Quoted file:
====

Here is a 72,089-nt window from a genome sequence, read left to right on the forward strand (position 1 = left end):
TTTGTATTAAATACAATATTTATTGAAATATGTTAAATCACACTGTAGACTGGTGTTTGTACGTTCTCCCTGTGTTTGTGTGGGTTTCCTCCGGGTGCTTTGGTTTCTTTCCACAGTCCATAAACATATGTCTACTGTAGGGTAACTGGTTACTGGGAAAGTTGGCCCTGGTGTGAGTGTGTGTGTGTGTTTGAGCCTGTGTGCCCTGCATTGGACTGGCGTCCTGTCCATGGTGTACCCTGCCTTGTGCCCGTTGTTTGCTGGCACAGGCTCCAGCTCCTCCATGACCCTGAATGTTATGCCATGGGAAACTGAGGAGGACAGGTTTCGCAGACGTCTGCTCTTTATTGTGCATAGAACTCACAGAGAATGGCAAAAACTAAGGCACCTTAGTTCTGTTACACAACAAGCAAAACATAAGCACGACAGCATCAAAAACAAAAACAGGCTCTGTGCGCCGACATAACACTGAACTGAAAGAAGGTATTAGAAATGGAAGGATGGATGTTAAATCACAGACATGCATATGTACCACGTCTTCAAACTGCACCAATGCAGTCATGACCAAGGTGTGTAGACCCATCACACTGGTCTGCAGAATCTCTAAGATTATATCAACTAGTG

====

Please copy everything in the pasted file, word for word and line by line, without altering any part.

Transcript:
Here is a 72,089-nt window from a genome sequence, read left to right on the forward strand (position 1 = left end):
TTTGTATTAAATACAATATTTATTGAAATATGTTAAATCACACTGTAGACTGGTGTTTGTACGTTCTCCCTGTGTTTGTGTGGGTTTCCTCCGGGTGCTTTGGTTTCTTTCCACAGTCCATAAACATATGTCTACTGTAGGGTAACTGGTTACTGGGAAAGTTGGCCCTGGTGTGAGTGTGTGTGTGTGTTTGAGCCTGTGTGCCCTGCATTGGACTGGCGTCCTGTCCATGGTGTACCCTGCCTTGTGCCCGTTGTTTGCTGGCACAGGCTCCAGCTCCTCCATGACCCTGAATGTTATGCCATGGGAAACTGAGGAGGACAGGTTTCGCAGACGTCTGCTCTTTATTGTGCATAGAACTCACAGAGAATGGCAAAAACTAAGGCACCTTAGTTCTGTTACACAACAAGCAAAACATAAGCACGACAGCATCAAAAACAAAAACAGGCTCTGTGCGCCGACATAACACTGAACTGAAAGAAGGTATTAGAAATGGAAGGATGGATGTTAAATCACAGACATGCATATGTACCACGTCTTCAAACTGCACCAATGCAGTCATGACCAAGGTGTGTAGACCCATCACACTGGTCTGCAGAATCTCTAAGATTATATCAACTAGTG